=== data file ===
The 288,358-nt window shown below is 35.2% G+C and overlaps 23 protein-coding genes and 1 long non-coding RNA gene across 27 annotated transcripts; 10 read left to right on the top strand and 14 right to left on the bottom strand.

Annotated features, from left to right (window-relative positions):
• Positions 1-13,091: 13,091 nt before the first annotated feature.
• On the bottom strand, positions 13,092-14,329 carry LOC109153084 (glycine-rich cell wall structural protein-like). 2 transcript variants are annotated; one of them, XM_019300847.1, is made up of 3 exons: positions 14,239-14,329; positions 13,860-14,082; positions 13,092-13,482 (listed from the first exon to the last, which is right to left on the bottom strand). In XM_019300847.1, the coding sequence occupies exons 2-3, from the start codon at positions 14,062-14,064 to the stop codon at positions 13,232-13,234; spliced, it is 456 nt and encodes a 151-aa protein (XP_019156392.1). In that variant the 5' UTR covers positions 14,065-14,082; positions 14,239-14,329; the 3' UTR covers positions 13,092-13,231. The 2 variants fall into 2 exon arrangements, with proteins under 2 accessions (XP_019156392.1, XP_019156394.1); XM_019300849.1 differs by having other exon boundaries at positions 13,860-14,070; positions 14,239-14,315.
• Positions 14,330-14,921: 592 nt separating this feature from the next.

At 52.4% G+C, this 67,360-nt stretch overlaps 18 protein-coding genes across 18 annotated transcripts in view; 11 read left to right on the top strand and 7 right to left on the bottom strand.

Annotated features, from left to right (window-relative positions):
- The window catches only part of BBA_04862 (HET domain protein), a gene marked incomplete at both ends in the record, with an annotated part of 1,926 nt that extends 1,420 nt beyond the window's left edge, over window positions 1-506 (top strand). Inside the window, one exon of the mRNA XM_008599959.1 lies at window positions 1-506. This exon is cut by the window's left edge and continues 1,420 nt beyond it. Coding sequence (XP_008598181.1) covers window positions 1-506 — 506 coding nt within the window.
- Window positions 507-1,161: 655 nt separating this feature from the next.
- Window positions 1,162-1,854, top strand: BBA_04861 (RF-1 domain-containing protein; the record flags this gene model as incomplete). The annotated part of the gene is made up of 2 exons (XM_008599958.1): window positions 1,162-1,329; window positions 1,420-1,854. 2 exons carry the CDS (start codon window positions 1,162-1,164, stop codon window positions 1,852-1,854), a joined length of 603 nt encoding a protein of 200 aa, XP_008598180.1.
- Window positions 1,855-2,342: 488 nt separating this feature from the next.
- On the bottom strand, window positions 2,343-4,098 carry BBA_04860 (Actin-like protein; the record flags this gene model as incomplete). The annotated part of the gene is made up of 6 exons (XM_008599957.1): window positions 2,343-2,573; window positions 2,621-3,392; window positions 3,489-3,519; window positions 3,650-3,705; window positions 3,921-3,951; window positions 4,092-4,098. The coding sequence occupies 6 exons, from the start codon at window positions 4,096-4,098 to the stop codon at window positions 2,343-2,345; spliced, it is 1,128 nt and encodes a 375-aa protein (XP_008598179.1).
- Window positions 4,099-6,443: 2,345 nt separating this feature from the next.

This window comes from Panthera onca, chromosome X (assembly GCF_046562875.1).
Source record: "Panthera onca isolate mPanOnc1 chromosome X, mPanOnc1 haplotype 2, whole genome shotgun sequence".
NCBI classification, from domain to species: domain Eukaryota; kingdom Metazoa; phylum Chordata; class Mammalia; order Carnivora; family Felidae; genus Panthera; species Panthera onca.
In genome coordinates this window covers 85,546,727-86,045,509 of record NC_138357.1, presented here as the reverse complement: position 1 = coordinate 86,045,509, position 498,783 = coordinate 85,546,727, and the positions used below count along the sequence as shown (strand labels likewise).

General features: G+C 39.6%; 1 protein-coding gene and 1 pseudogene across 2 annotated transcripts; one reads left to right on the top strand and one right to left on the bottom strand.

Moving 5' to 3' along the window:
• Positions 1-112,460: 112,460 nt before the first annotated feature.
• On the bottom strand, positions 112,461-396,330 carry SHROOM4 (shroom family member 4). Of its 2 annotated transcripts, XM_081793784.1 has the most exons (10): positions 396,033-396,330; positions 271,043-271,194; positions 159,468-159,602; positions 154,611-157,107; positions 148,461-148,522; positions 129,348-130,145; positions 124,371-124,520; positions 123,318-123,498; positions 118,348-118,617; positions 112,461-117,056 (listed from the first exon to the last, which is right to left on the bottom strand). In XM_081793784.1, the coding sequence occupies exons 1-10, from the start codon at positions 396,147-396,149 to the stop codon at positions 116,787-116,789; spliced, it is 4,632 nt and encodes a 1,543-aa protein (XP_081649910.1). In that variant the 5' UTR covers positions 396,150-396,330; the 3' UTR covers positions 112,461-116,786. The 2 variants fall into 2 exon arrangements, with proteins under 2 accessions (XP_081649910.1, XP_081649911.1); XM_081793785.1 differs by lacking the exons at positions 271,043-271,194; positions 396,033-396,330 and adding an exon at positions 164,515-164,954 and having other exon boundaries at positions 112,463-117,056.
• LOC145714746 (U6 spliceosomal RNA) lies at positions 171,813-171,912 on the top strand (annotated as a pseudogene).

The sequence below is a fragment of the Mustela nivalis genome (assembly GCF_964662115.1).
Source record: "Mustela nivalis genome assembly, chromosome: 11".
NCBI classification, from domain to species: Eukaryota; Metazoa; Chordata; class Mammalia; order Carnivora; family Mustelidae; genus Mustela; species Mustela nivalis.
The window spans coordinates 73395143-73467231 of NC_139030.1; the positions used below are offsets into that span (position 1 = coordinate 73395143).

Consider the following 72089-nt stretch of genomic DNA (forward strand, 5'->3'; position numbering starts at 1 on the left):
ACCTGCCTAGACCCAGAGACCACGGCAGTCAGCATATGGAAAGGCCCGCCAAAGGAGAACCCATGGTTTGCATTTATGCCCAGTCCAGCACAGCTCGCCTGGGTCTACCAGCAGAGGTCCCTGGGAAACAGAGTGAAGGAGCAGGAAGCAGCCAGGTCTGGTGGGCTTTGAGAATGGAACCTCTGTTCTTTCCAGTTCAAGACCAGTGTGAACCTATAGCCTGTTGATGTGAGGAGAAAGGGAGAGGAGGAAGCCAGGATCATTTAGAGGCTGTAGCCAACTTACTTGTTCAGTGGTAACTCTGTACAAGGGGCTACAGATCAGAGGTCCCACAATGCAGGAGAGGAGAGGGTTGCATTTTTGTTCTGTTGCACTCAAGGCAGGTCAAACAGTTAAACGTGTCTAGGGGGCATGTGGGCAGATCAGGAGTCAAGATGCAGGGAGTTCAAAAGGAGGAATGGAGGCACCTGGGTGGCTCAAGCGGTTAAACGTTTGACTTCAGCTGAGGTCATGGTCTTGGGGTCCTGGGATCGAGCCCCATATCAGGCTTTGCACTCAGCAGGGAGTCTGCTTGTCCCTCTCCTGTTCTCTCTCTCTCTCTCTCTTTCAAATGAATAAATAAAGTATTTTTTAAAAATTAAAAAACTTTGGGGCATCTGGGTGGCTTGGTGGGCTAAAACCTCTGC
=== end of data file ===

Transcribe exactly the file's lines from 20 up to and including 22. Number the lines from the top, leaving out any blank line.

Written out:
• Positions 1-112,460: 112,460 nt before the first annotated feature.
• On the bottom strand, positions 112,461-396,330 carry SHROOM4 (shroom family member 4). Of its 2 annotated transcripts, XM_081793784.1 has the most exons (10): positions 396,033-396,330; positions 271,043-271,194; positions 159,468-159,602; positions 154,611-157,107; positions 148,461-148,522; positions 129,348-130,145; positions 124,371-124,520; positions 123,318-123,498; positions 118,348-118,617; positions 112,461-117,056 (listed from the first exon to the last, which is right to left on the bottom strand). In XM_081793784.1, the coding sequence occupies exons 1-10, from the start codon at positions 396,147-396,149 to the stop codon at positions 116,787-116,789; spliced, it is 4,632 nt and encodes a 1,543-aa protein (XP_081649910.1). In that variant the 5' UTR covers positions 396,150-396,330; the 3' UTR covers positions 112,461-116,786. The 2 variants fall into 2 exon arrangements, with proteins under 2 accessions (XP_081649910.1, XP_081649911.1); XM_081793785.1 differs by lacking the exons at positions 271,043-271,194; positions 396,033-396,330 and adding an exon at positions 164,515-164,954 and having other exon boundaries at positions 112,463-117,056.
• LOC145714746 (U6 spliceosomal RNA) lies at positions 171,813-171,912 on the top strand (annotated as a pseudogene).